Using everyday items like crutches, screwdrivers, yardsticks, thimbles, and tiny tins, the retired educator has handcrafted more than 400 of the eye-catching multi-media fish since 2012.

The whimsical creations come in two major types, either fashioned from wooden crutches or using Ping Pong paddles to form the body.

Each fish is unique, formed from a stash of wooden crutches, plus dozens of bins that hold children’s blocks, Lego pieces, screwdrivers, buttons, toy soldiers, and all sorts of other everyday items.

“Each fish has a tin somewhere in it and most of them have a screwdriver,” said Palmer, who spends a lot of time visiting thrift shops, auctions and garage sales collecting items for his works.

Working every day in his spacious home studio about halfway between Suttons Bay and Traverse City, Palmer, also a glass fusion artist, typically works on about six fish at once.


I was born in Berkeley, Calif. and raised by a poet and a painter, so it was in my blood to become an artist. One of my earliest memories is being with my mom while she painted by the ocean, using our car as an easel.

I’ve always enjoyed art. When I started taking college classes, I taught myself how to do stained glass. I made terrariums and sold them to green houses. Later I made boxes, panels and more.

My wife and I had collected a lot of old items, including a great selection of screwdrivers and an old crutch. She also had a large collection of small things she used in her artwork and had collected since she was a child.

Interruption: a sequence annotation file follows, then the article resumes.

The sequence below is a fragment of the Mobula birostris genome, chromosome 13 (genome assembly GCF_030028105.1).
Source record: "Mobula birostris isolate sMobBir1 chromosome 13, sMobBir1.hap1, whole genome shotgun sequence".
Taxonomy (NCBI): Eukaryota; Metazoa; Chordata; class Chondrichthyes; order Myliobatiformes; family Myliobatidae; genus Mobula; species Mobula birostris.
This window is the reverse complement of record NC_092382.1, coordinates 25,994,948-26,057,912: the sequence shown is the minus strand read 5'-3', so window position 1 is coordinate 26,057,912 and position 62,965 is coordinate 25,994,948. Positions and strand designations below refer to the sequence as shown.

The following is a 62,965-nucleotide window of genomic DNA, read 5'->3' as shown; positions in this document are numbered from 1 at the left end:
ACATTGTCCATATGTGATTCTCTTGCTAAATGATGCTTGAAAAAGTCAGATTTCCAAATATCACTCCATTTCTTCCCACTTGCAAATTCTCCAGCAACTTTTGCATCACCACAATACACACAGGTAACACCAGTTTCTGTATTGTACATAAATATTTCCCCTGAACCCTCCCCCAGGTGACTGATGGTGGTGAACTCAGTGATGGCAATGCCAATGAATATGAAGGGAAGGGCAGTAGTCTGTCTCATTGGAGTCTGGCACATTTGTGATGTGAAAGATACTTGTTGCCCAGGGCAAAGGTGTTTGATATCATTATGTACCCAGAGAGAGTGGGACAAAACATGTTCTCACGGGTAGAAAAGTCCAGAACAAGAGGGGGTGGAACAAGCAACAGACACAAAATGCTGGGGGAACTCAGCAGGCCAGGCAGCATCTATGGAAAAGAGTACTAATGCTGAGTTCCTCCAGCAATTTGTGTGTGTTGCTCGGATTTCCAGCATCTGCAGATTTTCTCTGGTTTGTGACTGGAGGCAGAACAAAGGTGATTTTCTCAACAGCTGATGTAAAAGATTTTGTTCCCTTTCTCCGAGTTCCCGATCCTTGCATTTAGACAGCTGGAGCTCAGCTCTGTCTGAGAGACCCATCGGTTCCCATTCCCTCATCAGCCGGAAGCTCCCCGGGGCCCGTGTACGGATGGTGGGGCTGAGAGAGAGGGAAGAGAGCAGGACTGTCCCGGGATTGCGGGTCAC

I made my first fish about three years ago.

It was more than seven feet long and had screwdrivers for a fin. I entered it into the Michigan Fine Arts Competition and it won third place and a $1,000 prize. It also sold.

Since I really enjoyed making the fish and my first was successful, I started making others – all different kinds. And now I regularly work on both glass [fusion] and fish.


I hope people will see the connection between the use of things that might otherwise be discarded and the pollution of our waterways. An annual percentage of the sales from our fish help support environmental groups.


I love working in glass and have really enjoyed making these multimedia fish and continue to evolve my technique. This year I started making two-sided fish, which are challenging to construct, but are really special. Over the next few weeks, I will send the first of these out to galleries.

I am also proud of having 40 galleries carry my work. At a gallery in Asheville, N.C., I have a collector that purchased 11 fish last year. That’s exciting!


My wife Raenette and I are a team. While we both work on our art separately, we love spending time together and working/supporting each other in our endeavors.


Alzheimer’s disease has afflicted both of my parents. My father died a few years ago and my mother, who lived with us for about five years, is now in a local care facility. One of the things Raenette and I have been doing this year is memorizing 250 famous paintings/artists. We are up to 200 and working on completing the rest.

While I have really appreciated Rothko, Hopper, and Rousseau among others, I have grown in appreciation of many others including: Modigliani, Balthus, and Hockney.


Art is a critical aspect of a successful life. The creative spirit is an asset no matter what career students choose. Creativity spawns unique ideas; learning and improving one’s own work takes thought, care, and wonder. Art opens expression and adds dimension to the quality of life.


We have works in about 40 galleries. Most of those carry my fish; many my glass. Locally, my fish can be seen at Tamarack Gallery in Omena, Round Lake Gallery in Charlevoix and at Three Pines Studio in Cross Village.